An extension to QUIC for Multipath [12] is currently undergoing the RFC draft process.
4.7 Threat Mitigation
As previously discussed, standards for safe communications in other application areas such as IEC 62280 [
11
] outline
specic threats against safe communications, as well as a set of mitigation techniques to address them.
While the current area of research for AnyWi is not focused on implementing these mitigation techniques, they
nevertheless must be considered in order not to introduce new obstacles to their later adoption.
One subset of threats including deliberate tampering is best addressed by cryptographic mitigation techniques.
Unfortunately, existing cryptographic protocols introduce issues that conict with other safety requirements, in
particular the ability to send high priority out-of-band messages.
4.7.1 Transport Layer Security (TLS). TLS is the default protocol on the world wide web for security HTTP connections,
and through the widespread use of this technology stack has reached a high level of maturity in securing network
connections.
As a highly used protocol, it is also the most prominent target of attacks. Over the years, a number of aws have
been discovered and addressed in TLS, which only serves to improve its safety.
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HiPEAC 2021, Jan 18, 2021, Budapest, Hungary (virtual event) Finkhäuser, Larsen
The downside of TLS lies not in its features or maturity, but in its use-case. It started life as SSL as a layer between
plain, unencrypted TCP sockets and the higher level HTTP protocol. As such, it is inherently stream oriented, and
cannot be used with datagram oriented protocols.
The issue here is that TLS uses cryptographic stream ciphers to secure communications, and therefore fundamentally
relies on the underlying TCP protocol’s ability to deliver packets in strict sequence.
While TLS has many other applications, its requirement on stream operations of its underlying protocol does not
change. It cannot, for example, secure the datagram mode of operation for SCTP.
4.7.2 Datagram TLS. Of course, that issue is well understood, and a datagram variant of TLS [
21
] also exists. Currently
still in version 1.2, the 1.3 revision is undergoing the RFC draft process.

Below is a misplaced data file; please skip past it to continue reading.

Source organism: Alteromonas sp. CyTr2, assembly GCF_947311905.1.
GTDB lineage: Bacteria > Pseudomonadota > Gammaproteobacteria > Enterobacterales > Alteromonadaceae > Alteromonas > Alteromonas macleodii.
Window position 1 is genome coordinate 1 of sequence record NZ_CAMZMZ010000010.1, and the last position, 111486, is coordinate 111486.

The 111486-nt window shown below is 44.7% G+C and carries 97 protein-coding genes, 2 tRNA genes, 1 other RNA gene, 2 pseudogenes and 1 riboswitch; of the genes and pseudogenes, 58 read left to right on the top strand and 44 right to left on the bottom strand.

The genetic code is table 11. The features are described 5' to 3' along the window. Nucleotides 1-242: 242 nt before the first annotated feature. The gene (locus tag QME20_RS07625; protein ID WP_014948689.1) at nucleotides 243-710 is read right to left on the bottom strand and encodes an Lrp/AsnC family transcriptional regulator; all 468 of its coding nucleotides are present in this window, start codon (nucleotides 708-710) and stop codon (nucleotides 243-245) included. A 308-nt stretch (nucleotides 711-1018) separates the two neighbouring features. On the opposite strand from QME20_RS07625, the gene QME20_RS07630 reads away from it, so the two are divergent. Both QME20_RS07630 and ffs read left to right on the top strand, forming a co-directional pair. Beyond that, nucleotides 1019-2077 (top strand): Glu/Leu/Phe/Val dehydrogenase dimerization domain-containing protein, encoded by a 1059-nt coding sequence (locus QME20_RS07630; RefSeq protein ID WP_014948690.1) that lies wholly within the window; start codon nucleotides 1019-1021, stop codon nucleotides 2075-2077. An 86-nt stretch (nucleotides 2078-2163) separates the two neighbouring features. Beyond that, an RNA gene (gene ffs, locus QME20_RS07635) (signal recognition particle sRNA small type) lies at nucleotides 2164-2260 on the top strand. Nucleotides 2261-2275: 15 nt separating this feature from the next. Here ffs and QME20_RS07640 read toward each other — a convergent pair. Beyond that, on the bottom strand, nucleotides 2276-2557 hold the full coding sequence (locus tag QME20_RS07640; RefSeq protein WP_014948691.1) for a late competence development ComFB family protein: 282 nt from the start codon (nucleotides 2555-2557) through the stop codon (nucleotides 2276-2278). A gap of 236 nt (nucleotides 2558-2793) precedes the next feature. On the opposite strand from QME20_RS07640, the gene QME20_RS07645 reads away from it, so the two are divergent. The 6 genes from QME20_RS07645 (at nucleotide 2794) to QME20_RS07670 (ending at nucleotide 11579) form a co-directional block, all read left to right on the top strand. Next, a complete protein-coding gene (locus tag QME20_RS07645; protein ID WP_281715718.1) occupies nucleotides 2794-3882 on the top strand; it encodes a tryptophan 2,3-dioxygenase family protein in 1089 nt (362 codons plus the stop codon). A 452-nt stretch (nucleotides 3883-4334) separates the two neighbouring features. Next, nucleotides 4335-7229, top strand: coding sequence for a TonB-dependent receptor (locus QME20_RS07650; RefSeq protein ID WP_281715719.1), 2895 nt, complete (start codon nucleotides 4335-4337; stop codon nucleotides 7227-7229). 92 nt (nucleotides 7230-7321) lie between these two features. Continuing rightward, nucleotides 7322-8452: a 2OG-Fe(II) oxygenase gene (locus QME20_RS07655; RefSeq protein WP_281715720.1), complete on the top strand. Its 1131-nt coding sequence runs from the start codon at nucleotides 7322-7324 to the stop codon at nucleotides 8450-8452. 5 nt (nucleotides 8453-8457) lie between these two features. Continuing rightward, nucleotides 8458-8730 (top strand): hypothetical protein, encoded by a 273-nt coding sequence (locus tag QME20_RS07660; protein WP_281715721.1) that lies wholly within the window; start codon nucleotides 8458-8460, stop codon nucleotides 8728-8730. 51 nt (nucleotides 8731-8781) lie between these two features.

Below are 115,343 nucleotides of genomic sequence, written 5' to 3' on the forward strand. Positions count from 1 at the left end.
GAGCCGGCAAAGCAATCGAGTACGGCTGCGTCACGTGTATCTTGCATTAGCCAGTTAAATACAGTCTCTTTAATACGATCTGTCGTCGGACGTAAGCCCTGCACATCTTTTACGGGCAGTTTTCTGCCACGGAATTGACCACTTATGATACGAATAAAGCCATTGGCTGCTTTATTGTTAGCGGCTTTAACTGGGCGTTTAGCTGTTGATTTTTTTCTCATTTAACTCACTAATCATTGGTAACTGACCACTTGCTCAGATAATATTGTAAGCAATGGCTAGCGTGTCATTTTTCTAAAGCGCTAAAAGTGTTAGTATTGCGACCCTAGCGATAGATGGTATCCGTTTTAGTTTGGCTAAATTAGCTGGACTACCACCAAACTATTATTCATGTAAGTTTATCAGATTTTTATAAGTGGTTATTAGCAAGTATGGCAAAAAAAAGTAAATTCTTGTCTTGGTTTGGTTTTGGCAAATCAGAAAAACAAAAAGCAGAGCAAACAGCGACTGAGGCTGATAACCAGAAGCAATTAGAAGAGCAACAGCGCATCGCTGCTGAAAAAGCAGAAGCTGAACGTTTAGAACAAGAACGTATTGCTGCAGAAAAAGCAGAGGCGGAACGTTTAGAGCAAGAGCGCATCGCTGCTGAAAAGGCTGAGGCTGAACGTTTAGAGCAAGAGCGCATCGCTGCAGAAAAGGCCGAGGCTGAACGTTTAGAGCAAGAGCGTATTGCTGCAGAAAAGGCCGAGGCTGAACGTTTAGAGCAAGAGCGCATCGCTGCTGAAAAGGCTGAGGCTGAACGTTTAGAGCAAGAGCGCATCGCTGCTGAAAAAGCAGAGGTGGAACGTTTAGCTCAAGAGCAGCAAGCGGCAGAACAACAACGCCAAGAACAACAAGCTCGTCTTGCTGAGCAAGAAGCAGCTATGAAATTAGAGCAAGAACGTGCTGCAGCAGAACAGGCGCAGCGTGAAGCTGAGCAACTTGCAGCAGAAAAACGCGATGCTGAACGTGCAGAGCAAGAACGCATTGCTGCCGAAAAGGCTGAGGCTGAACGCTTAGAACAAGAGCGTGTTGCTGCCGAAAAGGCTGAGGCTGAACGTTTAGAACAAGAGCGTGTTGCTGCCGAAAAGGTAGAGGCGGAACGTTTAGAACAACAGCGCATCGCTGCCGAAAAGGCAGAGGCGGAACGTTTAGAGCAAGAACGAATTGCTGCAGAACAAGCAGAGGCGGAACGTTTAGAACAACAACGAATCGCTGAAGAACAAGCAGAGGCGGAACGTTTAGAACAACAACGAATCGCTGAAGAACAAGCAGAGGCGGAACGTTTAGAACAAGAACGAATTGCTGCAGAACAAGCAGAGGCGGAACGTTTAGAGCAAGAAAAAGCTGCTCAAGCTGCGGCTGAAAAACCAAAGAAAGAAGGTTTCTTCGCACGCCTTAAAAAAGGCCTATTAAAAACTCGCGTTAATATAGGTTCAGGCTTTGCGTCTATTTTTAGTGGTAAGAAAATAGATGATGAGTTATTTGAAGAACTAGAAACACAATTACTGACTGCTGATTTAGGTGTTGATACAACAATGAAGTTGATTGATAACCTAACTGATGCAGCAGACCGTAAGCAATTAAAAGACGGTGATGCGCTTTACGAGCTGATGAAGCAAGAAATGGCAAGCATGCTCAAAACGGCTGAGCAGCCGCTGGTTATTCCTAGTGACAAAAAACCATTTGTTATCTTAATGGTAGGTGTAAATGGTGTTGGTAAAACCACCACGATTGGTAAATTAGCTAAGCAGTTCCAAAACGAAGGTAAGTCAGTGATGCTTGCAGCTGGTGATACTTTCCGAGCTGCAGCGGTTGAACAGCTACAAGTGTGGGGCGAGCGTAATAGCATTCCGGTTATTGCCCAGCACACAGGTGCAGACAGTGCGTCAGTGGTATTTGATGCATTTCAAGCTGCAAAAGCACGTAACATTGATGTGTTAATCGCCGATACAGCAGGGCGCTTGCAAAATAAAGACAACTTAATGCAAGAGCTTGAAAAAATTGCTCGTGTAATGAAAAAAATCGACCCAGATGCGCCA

Datagram TLS does not work with stream ciphers, and encrypts every datagram individiually, marking the biggest
change to its streaming counterpart.
It is also worth pointing out that DTLS maintains a window of valid packet numbers. Any packet with a sequence
number inside the window will be processed, packets outside the window are discarded. Amongst other things, this
prevents replay attacks.
The window is also tied to negotiated cryptographic parameters, though, which means that under some conditions,
when the safety of the communications can no longer be guaranteed, DTLS requires peers to perform a new handshake
and start over.
This is not a problem in the general application space – but when packet loss conditions induced by bad radio link
quality or a similar underlying issue cause a new handshake, recovery of the communications link relies heavily on this
handshake being very light weight.
Here, DTLS has a dierent focus. Because it assumes peers know nothing about each other when connecting, it
species a fairly heavy weight handshake protocol, exchanging certicate data that may even span several datagrams.
Losing any of those datagrams leads to the handshake not completing and re-starting.
While the situation is far less dire as with a TCP meltdown, DTLS still is not ideally suited to providing reliability in
precisely the conditions UAS face during a link handover scenario.
4.7.3 Wireguard. A relative newcomer to the encryption protocol scene is Wireguard. Conceived as a secure tunnelling
protocol between networking sites, it cannot be easily applied to the problem of UAVs handing over control between
base stations. Aside from leaving the initial key sharing problem open, as it is easily solved by out-of-band methods
when securely connecting remote networking sites, it also requires static IP address for establishing a communications
link that are not present in roaming devices such as UAV.
It does, however, provide an extremely light-weight encrypted tunnel. In particular, as its assumptions are wholly
dierent from DTLS, it can reconnect machines using a single round trip, and therefore serves as good inspiration for